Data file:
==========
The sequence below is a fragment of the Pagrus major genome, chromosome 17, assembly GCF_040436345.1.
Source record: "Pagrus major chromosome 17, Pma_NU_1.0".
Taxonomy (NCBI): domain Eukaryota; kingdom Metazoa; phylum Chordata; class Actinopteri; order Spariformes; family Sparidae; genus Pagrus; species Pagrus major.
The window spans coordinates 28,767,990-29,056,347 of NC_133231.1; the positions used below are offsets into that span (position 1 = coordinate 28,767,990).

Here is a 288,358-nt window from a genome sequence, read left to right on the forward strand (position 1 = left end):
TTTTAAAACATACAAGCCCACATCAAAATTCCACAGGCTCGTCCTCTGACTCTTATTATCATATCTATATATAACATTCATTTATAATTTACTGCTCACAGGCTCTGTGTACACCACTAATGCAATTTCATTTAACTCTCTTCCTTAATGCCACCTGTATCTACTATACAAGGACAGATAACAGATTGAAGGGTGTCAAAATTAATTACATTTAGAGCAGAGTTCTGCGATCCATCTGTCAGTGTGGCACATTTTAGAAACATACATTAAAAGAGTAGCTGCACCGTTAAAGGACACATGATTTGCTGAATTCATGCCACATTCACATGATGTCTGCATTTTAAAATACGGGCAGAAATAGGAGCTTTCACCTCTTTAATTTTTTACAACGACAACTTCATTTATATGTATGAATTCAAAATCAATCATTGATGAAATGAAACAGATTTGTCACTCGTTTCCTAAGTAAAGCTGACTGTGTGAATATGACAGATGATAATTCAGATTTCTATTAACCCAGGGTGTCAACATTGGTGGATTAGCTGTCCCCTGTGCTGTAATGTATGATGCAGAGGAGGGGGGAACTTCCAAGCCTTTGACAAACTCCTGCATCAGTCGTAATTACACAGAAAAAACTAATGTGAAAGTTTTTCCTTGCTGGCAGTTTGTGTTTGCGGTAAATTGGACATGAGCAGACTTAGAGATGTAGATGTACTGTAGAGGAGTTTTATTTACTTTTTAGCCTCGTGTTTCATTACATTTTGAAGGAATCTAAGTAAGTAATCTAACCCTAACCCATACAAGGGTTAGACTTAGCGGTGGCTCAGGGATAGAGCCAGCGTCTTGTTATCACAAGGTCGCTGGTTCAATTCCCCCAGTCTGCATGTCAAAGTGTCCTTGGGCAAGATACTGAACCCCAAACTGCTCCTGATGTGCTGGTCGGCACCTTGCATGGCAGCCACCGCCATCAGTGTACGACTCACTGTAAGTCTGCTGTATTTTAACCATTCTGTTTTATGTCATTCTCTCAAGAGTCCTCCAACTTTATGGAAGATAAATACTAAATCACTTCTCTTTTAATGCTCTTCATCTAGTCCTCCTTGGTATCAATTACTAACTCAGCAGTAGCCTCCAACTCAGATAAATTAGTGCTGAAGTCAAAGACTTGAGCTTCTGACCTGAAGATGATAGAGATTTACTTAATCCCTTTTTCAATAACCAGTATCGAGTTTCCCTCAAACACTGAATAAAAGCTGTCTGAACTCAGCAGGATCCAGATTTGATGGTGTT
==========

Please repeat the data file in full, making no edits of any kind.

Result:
The sequence below is a fragment of the Pagrus major genome, chromosome 17, assembly GCF_040436345.1.
Source record: "Pagrus major chromosome 17, Pma_NU_1.0".
Taxonomy (NCBI): domain Eukaryota; kingdom Metazoa; phylum Chordata; class Actinopteri; order Spariformes; family Sparidae; genus Pagrus; species Pagrus major.
The window spans coordinates 28,767,990-29,056,347 of NC_133231.1; the positions used below are offsets into that span (position 1 = coordinate 28,767,990).

Here is a 288,358-nt window from a genome sequence, read left to right on the forward strand (position 1 = left end):
TTTTAAAACATACAAGCCCACATCAAAATTCCACAGGCTCGTCCTCTGACTCTTATTATCATATCTATATATAACATTCATTTATAATTTACTGCTCACAGGCTCTGTGTACACCACTAATGCAATTTCATTTAACTCTCTTCCTTAATGCCACCTGTATCTACTATACAAGGACAGATAACAGATTGAAGGGTGTCAAAATTAATTACATTTAGAGCAGAGTTCTGCGATCCATCTGTCAGTGTGGCACATTTTAGAAACATACATTAAAAGAGTAGCTGCACCGTTAAAGGACACATGATTTGCTGAATTCATGCCACATTCACATGATGTCTGCATTTTAAAATACGGGCAGAAATAGGAGCTTTCACCTCTTTAATTTTTTACAACGACAACTTCATTTATATGTATGAATTCAAAATCAATCATTGATGAAATGAAACAGATTTGTCACTCGTTTCCTAAGTAAAGCTGACTGTGTGAATATGACAGATGATAATTCAGATTTCTATTAACCCAGGGTGTCAACATTGGTGGATTAGCTGTCCCCTGTGCTGTAATGTATGATGCAGAGGAGGGGGGAACTTCCAAGCCTTTGACAAACTCCTGCATCAGTCGTAATTACACAGAAAAAACTAATGTGAAAGTTTTTCCTTGCTGGCAGTTTGTGTTTGCGGTAAATTGGACATGAGCAGACTTAGAGATGTAGATGTACTGTAGAGGAGTTTTATTTACTTTTTAGCCTCGTGTTTCATTACATTTTGAAGGAATCTAAGTAAGTAATCTAACCCTAACCCATACAAGGGTTAGACTTAGCGGTGGCTCAGGGATAGAGCCAGCGTCTTGTTATCACAAGGTCGCTGGTTCAATTCCCCCAGTCTGCATGTCAAAGTGTCCTTGGGCAAGATACTGAACCCCAAACTGCTCCTGATGTGCTGGTCGGCACCTTGCATGGCAGCCACCGCCATCAGTGTACGACTCACTGTAAGTCTGCTGTATTTTAACCATTCTGTTTTATGTCATTCTCTCAAGAGTCCTCCAACTTTATGGAAGATAAATACTAAATCACTTCTCTTTTAATGCTCTTCATCTAGTCCTCCTTGGTATCAATTACTAACTCAGCAGTAGCCTCCAACTCAGATAAATTAGTGCTGAAGTCAAAGACTTGAGCTTCTGACCTGAAGATGATAGAGATTTACTTAATCCCTTTTTCAATAACCAGTATCGAGTTTCCCTCAAACACTGAATAAAAGCTGTCTGAACTCAGCAGGATCCAGATTTGATGGTGTT